Before I left for my summer break in Greece I asked, among other things, whether Hungary was trying to escape original sin or more specifically (and implicitly) whether Hungary is using the current relatively favorable market environment to claw back control over monetary policy. Recent comments from central bank Deputy Governor Ferenc Karvalits suggest that this may very well be the case (quote below from Bloomberg);
Investors see Hungary becoming “significantly” less risky, allowing for further reductions in interest rates, central bank Deputy Governor Ferenc Karvalits said. “Over the past few months, international risk appetite has improved significantly, the risk assessment of the region and Hungary has stabilized, and this allows for further easing of monetary conditions,” Karvalits said in an interview on Kossuth Radio today.
The Magyar Nemzeti Bank lowered its benchmark interest rate by half a percentage point to 8 percent on Aug. 24 as it works to jolt the economy out of its worst recession in 18 years. The bank has shaved 1.5 points off the key rate since July as confidence rises in the first European Union nation to get a bailout. Hungary received 20 billion euros ($28.5 billion) in an emergency loan from the International Monetary Fund, the EU and the World Bank.
The country has a “good chance” to finance its budget deficit from the market and may not need the next installment of the IMF loan, Karvalits said. The forint weakened 0.3 percent against the euro and was trading at 268.82 at 7:48 a.m. in Budapest.
You see, one of the principal reason why Hungary is in such a mess is that as inflation shot up in the months leading up to the crisis Hungary chose to loosen its peg against the Euro. At the time, the rationale seemed wise albeit very bold. In an environment where investors were willing to take risk (i.e. hunting for yield) their objectives could be aligned with that of public authorities in the sense that the former got their yield whereas the latter got the nominal appreciation needed to keep inflation in check.
It did not work quite like that.
As the crisis hastened its grip on global markets and as its locus steadily moved to Eastern Europe the Hungarian Forint plummeted and lay bare the country's vulnerabilities in the context of balance sheet (on the liability) side denominated in Swiss Francs. The result was that Hungary crashed into a recession unable to tweak monetary policy downwards because of a fear that this would scythe the Forint and thus essentially bankrupt scores of households and companies. On the other, the government also had (and has) difficulties raising funds on international capital markets.
Now however things appear to have changed at least for a moment and Hungary's central seem poised to take advantage of the relatively benign market conditions to lower interest rates to support its ailing economy. The underlying idea is simple. If you believe that risk aversion is to stay low, the Forint should not be sensitive towards the lowering of nominal interest rates since after all the carry remains plentiful. In this way, my view is that Hungary's central bank is trying to claw back the control over monetary policy by locking in a lower interest rate for the Forint. The key question which we should be asking ourselves however is of course whether Hungary could actually be forced to raise rates further down the road to defend the Forint. Clearly, bets are being made inside Hungary at the moment that this is not the case.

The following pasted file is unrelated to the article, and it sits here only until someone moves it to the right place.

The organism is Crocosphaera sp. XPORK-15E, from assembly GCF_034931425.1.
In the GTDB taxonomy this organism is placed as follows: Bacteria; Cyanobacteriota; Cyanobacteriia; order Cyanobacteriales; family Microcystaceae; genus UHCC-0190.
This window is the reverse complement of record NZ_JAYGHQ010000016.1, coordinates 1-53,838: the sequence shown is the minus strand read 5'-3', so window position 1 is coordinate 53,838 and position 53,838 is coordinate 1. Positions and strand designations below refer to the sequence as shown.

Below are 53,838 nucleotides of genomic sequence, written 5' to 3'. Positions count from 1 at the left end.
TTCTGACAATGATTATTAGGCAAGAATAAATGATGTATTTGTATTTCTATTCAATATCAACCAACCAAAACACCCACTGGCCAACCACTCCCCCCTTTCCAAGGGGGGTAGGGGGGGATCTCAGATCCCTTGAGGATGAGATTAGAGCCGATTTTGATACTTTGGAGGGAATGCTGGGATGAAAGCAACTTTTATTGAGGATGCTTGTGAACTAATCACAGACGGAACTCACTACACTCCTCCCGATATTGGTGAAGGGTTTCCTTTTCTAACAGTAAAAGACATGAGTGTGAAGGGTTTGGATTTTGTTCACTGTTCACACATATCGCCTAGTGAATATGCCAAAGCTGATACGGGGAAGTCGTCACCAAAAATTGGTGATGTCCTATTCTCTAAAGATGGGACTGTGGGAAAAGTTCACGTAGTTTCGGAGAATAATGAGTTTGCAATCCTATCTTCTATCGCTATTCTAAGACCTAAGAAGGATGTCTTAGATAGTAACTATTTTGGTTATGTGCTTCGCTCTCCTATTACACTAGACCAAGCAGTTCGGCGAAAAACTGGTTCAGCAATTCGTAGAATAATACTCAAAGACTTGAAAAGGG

This is very interesting in a practical as well as a theoretical sense as I have discussed for example in this post about carry trade and global monetary policy. More recently, Edward Hugh mused on the same topic (more or less) invoking the idea of the (eternal) triangle of monetary policy in an open economy context.
In the case of the Central Europe "four", Poland and the Czech Republic opted for maintaining their grip on monetary policy, thus accepting the need for their currency to "freefloat" and move according to the ebbs and flows of market sentiment. As it turns out this decision has served them remarkably well, since the real appreciation in their currencies which accompanied the good times helped take some of the sting out of inflation, while their ability to rapidly reduce interest rates into the downturn has lead to currency depreciation, helping to sustain exports and avoid deflation related issues.
The other two countries (Hungary and Romania), to a greater or lesser degree prioritised currency stability, and as a result had to sacrifice a lot of control over monetary policy, in the process exposing themselves to the risk of much more violent swings in market sentiment when it comes to capital flows. Having been pushed by the logic of their currency decision towards tolerating higher inflation, they have seen the competitiveness of their home industries gradually undermined, and as a consequence found themselves pushed into large current account deficits for just as long the market was prepared to support them, and into sharp domestic contractions once they were no longer disposed so to do.